8 things you should know about renting in Dublin
Nothing can make you start panic-biting your nails again faster than a discussion about trying to find a place to live in the capital.
With the average cost of renting in Dublin up 13.9% on last year (that's 15.4 percent higher than their previous peak in early 2008) you'd be forgiven for thinking that the most prohibitive factor when it comes to leasing by the Liffeyside (or within a 40km radius) is the cost of it.
Ask anyone who's tried to find a decent place at a not-laughable price in Dublin recently and they'll tell you the hard part is getting in the door in the first place.
As a relative newcomer who eventually scored an unexceptional city centre home (after a long and bitter, Hunger Games-esque crusade and more than one visit to flats resembling a Trainspotting set) here are my tips for would-be renters:
1. Drop your standards immediately: At €1,375 per month (average), you may expect a mini fridge with a broken light bulb, a washing machine and a functioning shower. If there are two bedrooms, one will be of a shape that is entirely at odds with normal human uses for a room. They will tell you this is a 'reading nook'.
2. Consider 'up and coming' neighbourhoods: This means letting go of any childish affection for things like personal safety and streets that do not have giant penises graffitied on them. You will find yourself googling pepper spray. On the plus side you will very quickly learn how to programme a very complicated alarm system and there's always a bookies nearby if you fancy a flutter.
3. Money (or the sly pressing of it into people's palms) can not buy you happiness: On the advice of my Dad, ("just slip him a €50") I briefly considered trying to con my way into a rental arrangement. You know, under the table like. It just never seemed like the right time for this type of malarky - three letting agents along and I still wasn't getting the impression that they were susceptible to the old 'wink and nod' method that seems to work so well in other parts of the country.
4. Be a doctor: At one viewing, we offered a deposit immediately, having only just set foot in the hallway. The agent told us a pair of ridiculously accomplished doctors had also made an offer. The game was, they'd accept a deposit from both couples, then the owner would decide who got the house. Fun!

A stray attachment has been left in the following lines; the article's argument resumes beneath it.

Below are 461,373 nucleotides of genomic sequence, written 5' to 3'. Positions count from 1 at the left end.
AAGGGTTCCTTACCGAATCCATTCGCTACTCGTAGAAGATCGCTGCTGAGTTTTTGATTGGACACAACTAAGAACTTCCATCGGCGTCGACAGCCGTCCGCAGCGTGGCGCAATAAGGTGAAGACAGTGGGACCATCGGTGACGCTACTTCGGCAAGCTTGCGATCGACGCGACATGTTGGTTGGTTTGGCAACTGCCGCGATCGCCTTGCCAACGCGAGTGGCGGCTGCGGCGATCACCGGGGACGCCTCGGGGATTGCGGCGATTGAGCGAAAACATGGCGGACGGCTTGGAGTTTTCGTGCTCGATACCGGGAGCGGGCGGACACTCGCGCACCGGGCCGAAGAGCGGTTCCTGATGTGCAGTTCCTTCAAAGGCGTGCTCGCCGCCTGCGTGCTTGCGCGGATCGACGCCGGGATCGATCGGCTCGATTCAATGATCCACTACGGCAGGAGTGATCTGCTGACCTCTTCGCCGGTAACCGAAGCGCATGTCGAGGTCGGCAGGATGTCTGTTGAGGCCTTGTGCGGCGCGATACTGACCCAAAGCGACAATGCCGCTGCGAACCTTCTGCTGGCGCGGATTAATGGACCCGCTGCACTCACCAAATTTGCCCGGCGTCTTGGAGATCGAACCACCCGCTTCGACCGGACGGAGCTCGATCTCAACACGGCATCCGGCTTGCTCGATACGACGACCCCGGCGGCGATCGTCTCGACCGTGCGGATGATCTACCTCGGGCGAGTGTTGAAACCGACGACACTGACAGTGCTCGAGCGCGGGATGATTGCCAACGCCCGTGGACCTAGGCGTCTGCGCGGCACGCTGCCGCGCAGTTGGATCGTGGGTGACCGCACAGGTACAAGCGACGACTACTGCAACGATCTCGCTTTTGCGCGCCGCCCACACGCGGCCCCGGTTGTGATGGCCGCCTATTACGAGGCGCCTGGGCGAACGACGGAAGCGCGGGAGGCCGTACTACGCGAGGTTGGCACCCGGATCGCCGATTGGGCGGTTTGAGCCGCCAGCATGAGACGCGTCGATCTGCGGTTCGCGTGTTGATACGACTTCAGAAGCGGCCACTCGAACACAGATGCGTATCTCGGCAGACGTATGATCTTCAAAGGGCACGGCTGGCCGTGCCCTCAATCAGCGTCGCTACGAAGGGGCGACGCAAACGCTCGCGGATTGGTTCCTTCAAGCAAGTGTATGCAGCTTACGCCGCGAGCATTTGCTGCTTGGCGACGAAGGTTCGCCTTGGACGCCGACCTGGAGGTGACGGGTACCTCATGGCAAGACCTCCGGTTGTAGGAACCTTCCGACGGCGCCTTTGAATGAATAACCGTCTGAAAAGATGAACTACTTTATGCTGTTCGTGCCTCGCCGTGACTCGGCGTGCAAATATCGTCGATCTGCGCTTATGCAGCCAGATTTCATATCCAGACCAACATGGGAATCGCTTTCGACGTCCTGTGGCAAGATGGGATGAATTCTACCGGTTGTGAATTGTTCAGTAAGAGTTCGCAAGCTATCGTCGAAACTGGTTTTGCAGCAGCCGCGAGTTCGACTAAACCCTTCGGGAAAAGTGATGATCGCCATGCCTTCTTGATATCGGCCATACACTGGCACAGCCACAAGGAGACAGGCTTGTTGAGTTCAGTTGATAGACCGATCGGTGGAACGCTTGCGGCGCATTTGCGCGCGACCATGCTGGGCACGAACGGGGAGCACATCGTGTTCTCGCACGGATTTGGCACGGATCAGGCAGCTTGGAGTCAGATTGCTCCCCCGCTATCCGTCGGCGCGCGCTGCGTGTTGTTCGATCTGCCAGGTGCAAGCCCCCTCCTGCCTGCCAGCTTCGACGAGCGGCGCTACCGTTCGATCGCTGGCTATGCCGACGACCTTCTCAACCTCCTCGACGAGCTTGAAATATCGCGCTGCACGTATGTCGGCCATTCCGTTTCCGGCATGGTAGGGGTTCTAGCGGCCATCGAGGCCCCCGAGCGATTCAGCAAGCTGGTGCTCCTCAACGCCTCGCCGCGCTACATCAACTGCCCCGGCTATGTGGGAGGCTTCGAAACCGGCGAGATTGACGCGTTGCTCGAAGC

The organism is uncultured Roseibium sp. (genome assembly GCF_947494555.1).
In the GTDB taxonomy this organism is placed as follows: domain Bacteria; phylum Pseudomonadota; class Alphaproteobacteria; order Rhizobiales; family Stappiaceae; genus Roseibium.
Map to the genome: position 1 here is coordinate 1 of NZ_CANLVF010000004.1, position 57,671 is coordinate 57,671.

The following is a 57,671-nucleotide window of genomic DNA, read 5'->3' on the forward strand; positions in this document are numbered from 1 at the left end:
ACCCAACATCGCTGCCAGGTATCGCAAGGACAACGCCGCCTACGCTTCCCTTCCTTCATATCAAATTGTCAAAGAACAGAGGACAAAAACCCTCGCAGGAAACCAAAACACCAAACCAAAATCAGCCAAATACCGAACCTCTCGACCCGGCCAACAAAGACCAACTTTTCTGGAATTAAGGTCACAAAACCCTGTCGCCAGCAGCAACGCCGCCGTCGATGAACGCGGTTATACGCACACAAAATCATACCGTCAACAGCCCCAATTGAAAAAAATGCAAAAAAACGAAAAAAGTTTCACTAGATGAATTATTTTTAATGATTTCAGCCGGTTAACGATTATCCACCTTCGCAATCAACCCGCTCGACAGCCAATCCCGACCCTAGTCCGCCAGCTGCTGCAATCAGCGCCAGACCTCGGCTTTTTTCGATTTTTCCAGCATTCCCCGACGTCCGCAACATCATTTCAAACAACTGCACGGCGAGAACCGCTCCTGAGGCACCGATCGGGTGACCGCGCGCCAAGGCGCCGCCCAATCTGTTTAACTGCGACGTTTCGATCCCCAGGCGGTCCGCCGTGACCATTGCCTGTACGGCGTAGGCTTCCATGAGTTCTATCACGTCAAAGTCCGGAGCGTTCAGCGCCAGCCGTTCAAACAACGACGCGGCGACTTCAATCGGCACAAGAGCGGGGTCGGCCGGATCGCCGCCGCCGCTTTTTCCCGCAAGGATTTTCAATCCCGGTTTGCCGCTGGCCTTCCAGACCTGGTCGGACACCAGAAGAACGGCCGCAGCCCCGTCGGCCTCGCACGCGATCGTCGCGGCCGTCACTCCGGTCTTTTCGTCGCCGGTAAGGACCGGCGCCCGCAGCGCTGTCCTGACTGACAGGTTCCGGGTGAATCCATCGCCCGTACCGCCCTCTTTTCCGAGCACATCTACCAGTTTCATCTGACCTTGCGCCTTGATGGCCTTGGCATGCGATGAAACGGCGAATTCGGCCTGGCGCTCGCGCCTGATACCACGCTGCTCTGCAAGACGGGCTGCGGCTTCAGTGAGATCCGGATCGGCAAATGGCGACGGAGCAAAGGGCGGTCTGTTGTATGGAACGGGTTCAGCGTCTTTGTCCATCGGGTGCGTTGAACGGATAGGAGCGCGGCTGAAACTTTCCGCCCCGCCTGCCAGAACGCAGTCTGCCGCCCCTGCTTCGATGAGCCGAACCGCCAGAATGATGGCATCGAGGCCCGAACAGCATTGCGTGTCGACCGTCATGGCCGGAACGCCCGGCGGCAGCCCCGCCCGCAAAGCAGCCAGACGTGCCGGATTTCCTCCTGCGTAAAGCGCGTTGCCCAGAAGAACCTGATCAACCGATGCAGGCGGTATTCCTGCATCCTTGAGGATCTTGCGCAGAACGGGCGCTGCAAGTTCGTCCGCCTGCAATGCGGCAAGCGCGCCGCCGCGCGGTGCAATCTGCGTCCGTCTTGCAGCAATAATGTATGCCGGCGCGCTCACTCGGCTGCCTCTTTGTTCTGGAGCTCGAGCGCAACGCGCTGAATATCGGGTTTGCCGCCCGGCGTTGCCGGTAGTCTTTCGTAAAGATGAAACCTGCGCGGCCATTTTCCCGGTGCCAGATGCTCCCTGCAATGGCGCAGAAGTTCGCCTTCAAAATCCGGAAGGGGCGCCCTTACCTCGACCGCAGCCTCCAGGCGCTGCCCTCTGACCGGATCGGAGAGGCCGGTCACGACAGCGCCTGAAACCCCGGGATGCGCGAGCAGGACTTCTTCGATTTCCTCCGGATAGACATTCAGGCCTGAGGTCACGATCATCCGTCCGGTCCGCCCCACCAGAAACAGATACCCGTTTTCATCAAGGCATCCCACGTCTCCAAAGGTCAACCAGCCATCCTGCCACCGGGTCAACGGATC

5. Don't mention The D Word: Dublin landlords are more receptive to letting property to pyromaniacs than dog owners. Being honest, salt-of-the-earth folk, we came clean about our (small, trained, impeccably behaved) dog right away... thus making the search for somewhere to live at least eight weeks longer. Other (less honourable) people I know say absolutely nothing until they move in. Then they simply claim the guilty looking golden retriever in the garden is absolutely nothing to do with them.
6. Testing times: Should you manage to dazzle a prospective landlord into allowing you to become their retirement fund, your next trick will be to pass a series of tests. These can include, variously, evidence of residency, a credit check, a phone call to your employer, an impromptu game of rock, paper scissors or a prostate exam. The last one is probably the least invasive.
7. BUT FIRST you will need to present the following items: Three months of bank statements, a reference from your previous landlord, your PPS number, 500 recent payslips, a copy of your passport, a DNA sample, your father's driving licence, a photograph of you cleaning the skirting boards in your previous home and a fresh set of ten individually-taken fingerprint images rolled from nail to nail. By tomorrow.
8. Here's a rough glossary of translations for common Real Estate People terms:
- 'Turnkey condition': Will accommodate a desperate student with low self esteem
- 'Newly refurbished': Hoovered this morning. Mildew freshly painted over.
- 'Fully fitted kitchen': Far superior to, you know, those partially fitted kitchens.
- 'Charming': Ramshackle. Minimal fire damage.
- 'Street parking available': No parking available. You may as well live in your car because this is where you'll be spending most of your evenings.
Do you have any rental horror stories? Email us: Hello@her.ie, or message us on Facebook.